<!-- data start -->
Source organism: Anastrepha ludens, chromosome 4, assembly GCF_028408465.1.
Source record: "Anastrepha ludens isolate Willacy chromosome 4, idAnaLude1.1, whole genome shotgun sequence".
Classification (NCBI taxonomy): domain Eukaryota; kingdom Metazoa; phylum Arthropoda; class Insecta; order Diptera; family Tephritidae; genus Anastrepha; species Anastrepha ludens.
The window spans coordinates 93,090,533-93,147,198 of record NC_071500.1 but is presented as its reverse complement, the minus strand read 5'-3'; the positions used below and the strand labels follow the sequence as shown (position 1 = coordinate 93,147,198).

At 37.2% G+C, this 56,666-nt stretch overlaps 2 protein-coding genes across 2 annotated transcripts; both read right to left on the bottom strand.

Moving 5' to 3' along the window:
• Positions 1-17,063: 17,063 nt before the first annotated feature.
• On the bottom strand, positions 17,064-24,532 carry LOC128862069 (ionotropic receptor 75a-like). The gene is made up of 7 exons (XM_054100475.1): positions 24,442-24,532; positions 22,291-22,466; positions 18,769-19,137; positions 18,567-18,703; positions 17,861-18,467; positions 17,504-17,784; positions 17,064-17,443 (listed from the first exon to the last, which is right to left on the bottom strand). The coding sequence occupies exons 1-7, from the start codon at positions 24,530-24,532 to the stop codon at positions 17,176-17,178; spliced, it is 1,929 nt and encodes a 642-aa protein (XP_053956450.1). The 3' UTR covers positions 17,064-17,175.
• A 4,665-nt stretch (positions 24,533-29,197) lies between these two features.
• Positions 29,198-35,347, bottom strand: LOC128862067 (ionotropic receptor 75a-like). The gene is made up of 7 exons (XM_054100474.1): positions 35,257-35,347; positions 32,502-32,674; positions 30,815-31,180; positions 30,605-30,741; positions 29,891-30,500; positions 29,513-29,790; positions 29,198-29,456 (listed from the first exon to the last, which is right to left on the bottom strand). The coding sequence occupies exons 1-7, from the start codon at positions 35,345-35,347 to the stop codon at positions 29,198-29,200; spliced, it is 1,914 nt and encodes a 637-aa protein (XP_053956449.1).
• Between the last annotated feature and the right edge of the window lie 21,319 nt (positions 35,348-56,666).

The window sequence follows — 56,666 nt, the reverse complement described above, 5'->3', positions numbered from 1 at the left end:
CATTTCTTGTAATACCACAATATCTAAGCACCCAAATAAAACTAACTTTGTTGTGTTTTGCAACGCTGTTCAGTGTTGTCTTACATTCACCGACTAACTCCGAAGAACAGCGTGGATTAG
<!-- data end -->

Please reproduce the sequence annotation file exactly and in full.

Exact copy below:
Source organism: Anastrepha ludens, chromosome 4, assembly GCF_028408465.1.
Source record: "Anastrepha ludens isolate Willacy chromosome 4, idAnaLude1.1, whole genome shotgun sequence".
Classification (NCBI taxonomy): domain Eukaryota; kingdom Metazoa; phylum Arthropoda; class Insecta; order Diptera; family Tephritidae; genus Anastrepha; species Anastrepha ludens.
The window spans coordinates 93,090,533-93,147,198 of record NC_071500.1 but is presented as its reverse complement, the minus strand read 5'-3'; the positions used below and the strand labels follow the sequence as shown (position 1 = coordinate 93,147,198).

At 37.2% G+C, this 56,666-nt stretch overlaps 2 protein-coding genes across 2 annotated transcripts; both read right to left on the bottom strand.

Moving 5' to 3' along the window:
• Positions 1-17,063: 17,063 nt before the first annotated feature.
• On the bottom strand, positions 17,064-24,532 carry LOC128862069 (ionotropic receptor 75a-like). The gene is made up of 7 exons (XM_054100475.1): positions 24,442-24,532; positions 22,291-22,466; positions 18,769-19,137; positions 18,567-18,703; positions 17,861-18,467; positions 17,504-17,784; positions 17,064-17,443 (listed from the first exon to the last, which is right to left on the bottom strand). The coding sequence occupies exons 1-7, from the start codon at positions 24,530-24,532 to the stop codon at positions 17,176-17,178; spliced, it is 1,929 nt and encodes a 642-aa protein (XP_053956450.1). The 3' UTR covers positions 17,064-17,175.
• A 4,665-nt stretch (positions 24,533-29,197) lies between these two features.
• Positions 29,198-35,347, bottom strand: LOC128862067 (ionotropic receptor 75a-like). The gene is made up of 7 exons (XM_054100474.1): positions 35,257-35,347; positions 32,502-32,674; positions 30,815-31,180; positions 30,605-30,741; positions 29,891-30,500; positions 29,513-29,790; positions 29,198-29,456 (listed from the first exon to the last, which is right to left on the bottom strand). The coding sequence occupies exons 1-7, from the start codon at positions 35,345-35,347 to the stop codon at positions 29,198-29,200; spliced, it is 1,914 nt and encodes a 637-aa protein (XP_053956449.1).
• Between the last annotated feature and the right edge of the window lie 21,319 nt (positions 35,348-56,666).

The window sequence follows — 56,666 nt, the reverse complement described above, 5'->3', positions numbered from 1 at the left end:
CATTTCTTGTAATACCACAATATCTAAGCACCCAAATAAAACTAACTTTGTTGTGTTTTGCAACGCTGTTCAGTGTTGTCTTACATTCACCGACTAACTCCGAAGAACAGCGTGGATTAG